When you use "People are only attacking me because I'm a woman" as a marketing tool, you hurt every other female professional out there on the Internet.
A tweet today got me irrationally, stupidly, Peter Cohen-levels of angry. Namely, this tweet by Quartz writer Emma-Kate Symons.
Now, I've seen and personally experienced the wrath that comes from angry jerks with Opinions on the Internet, so I can't necessarily prove that Symons wasn't getting gendered attacks the likes of "Stop writing this drivel and go back to the kitchen."
But it's the way she promotes it like a newspaper headline that infuriates me.
"Look, Internet! I was right! The Mac fanboys ARE a cult, and they're after me! Read my piece quickly before they figure out some hacking magic to tear me down."
Symons doesn't link to abusive tweets or post horrible email screenshots in that tweet. She doesn't treat her harassment as serious, or concerning. Instead, she tells Twitter of her harassment the way she's promoted any other number of stories on her feed: With an inciting exclamation point and inflammatory words.
No, I can't say that Symons wasn't harassed for her piss-poor article comparing the new book Becoming Steve Jobs with the ever-popular "Apple is a cult religion" tag line. I'd believe it if she said she was, because people say some real shit to women in this line of work if they disagree with them.
But based on the publicly available tweets I've seen, including Gruber's 6:43PM question over her reading of the Jobs book that seems to have set her timeline off, the only thing Symons was being harassed over was her inflammatory click-bait writing.
It's entirely possible that she was being sent email after email of insulting, disgusting remarks on her personal life, and that, not Gruber's question and the subsequent outpouring, was what prompted her 9PM tweet complaining about "male Apple worshippers." She has every right to be infuriated over personally-insulting emails.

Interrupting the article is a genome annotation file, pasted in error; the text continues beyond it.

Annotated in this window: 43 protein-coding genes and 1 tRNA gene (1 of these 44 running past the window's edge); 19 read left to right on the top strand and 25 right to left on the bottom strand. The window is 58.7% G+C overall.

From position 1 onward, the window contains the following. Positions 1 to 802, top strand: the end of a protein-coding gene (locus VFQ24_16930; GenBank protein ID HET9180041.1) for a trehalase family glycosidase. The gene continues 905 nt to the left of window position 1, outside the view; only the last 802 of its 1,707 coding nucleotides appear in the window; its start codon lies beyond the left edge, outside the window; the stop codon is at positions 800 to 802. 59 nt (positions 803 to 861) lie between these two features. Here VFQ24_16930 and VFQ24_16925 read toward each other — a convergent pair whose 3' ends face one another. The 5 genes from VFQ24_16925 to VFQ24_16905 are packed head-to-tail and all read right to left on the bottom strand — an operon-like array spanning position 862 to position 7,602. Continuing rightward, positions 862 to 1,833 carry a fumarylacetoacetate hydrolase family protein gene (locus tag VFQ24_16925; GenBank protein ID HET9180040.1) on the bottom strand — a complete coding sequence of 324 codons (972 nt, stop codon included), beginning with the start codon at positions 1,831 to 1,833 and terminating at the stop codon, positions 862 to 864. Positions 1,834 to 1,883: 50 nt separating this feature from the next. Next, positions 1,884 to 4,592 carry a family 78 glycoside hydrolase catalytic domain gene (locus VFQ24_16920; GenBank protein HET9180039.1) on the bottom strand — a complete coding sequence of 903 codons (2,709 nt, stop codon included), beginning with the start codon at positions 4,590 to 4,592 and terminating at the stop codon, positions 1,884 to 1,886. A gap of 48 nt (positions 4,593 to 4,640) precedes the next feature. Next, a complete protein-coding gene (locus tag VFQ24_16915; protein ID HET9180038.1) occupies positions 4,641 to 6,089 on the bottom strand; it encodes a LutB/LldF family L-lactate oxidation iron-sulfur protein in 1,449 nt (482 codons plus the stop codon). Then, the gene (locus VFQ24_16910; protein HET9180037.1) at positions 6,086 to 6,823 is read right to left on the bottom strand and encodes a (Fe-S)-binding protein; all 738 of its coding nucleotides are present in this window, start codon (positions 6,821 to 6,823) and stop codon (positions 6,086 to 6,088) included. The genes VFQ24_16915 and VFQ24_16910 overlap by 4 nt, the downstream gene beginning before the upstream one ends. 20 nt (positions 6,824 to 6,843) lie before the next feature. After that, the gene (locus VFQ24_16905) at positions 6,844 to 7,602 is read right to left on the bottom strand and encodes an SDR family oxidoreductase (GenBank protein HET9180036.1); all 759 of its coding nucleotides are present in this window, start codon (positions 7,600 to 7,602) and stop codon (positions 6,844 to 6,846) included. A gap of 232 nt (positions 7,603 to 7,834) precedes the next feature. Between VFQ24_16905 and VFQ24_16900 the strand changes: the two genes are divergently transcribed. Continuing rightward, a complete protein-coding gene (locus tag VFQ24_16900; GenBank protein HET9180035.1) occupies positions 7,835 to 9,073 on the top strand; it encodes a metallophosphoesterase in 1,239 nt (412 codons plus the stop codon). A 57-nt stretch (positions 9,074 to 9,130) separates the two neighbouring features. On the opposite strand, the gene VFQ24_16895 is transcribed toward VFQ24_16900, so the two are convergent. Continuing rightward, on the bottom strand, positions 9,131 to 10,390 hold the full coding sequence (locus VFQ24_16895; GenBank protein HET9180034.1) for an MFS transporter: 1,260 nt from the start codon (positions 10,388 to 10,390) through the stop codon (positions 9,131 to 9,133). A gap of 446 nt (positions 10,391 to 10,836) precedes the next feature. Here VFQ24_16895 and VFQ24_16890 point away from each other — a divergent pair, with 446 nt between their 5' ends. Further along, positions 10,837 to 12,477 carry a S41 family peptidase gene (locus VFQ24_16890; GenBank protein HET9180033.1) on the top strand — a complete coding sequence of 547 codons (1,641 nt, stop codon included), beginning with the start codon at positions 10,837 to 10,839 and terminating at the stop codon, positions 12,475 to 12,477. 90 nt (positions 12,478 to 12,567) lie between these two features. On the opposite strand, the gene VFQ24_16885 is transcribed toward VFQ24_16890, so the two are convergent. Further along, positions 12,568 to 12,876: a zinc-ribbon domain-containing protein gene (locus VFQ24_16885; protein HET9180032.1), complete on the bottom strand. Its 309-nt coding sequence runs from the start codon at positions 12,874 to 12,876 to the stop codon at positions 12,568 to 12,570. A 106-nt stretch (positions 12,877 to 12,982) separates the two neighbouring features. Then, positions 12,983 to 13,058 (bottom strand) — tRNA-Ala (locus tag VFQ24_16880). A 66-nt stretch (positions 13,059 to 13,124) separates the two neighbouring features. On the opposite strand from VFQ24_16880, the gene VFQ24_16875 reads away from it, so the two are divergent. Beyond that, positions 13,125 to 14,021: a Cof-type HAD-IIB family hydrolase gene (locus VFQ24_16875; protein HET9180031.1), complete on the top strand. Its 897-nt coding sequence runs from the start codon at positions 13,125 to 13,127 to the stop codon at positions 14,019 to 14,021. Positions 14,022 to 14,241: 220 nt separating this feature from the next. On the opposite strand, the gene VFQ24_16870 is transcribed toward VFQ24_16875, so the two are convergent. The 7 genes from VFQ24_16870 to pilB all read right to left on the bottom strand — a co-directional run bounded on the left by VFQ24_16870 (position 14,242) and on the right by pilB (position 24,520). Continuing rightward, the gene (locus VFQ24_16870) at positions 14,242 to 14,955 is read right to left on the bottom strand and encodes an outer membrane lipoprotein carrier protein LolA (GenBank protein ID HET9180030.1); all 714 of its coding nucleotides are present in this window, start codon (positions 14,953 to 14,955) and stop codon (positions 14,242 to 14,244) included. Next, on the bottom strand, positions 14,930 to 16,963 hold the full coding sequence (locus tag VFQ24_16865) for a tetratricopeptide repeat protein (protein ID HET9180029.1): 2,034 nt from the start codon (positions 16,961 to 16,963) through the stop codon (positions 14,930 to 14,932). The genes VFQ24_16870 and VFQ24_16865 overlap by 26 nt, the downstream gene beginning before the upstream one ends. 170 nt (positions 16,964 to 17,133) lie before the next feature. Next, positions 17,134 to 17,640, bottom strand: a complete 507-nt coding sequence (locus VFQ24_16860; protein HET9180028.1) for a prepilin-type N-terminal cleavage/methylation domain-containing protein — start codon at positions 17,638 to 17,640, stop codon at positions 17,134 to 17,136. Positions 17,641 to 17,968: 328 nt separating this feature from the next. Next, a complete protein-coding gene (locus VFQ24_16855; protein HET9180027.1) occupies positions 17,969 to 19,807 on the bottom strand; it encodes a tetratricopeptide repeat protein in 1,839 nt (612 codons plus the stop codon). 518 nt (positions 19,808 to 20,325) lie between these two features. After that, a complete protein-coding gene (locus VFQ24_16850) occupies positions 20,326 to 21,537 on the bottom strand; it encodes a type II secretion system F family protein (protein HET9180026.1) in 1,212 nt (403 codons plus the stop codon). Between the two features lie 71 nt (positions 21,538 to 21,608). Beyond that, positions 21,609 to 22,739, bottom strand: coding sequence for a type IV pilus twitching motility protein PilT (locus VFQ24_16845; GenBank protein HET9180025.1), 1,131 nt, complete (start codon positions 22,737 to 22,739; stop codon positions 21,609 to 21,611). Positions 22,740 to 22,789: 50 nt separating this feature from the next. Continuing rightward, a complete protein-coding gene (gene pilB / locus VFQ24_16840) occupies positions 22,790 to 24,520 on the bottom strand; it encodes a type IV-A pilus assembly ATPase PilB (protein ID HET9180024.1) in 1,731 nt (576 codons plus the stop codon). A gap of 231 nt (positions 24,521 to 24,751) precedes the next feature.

If that tweet was based entirely around Symons trying to stir up further controversy for her article by promoting it as something the "Cult of Mac" was attacking her for, however — that really gets my goat.
There are women whose lives are being threatened for speaking their minds on tech topics. There are women who every day get unspeakably disgusting emails and Tweets about their bodies, their lives, their children, and their spouses. There are women who have left this field because the harassment is too much to bear.
For a woman in technology to instead use those events as an inspirational buzzword to get her more clicks for a terrible piece of writing? That, to me, is almost as despicable as the jerks who send women terrible emails in the first place.
I could be totally off-base in reading Symons's tweet. But the fact that I can't tell whether or not this is true harassment or a publicity stunt — that's what hurts the most. It makes it that much harder to separate the wolf cries from the true emergencies. And in an age when we're fighting like hell to validate the struggles that women do have in the tech industry, muddled messages like these hold us back.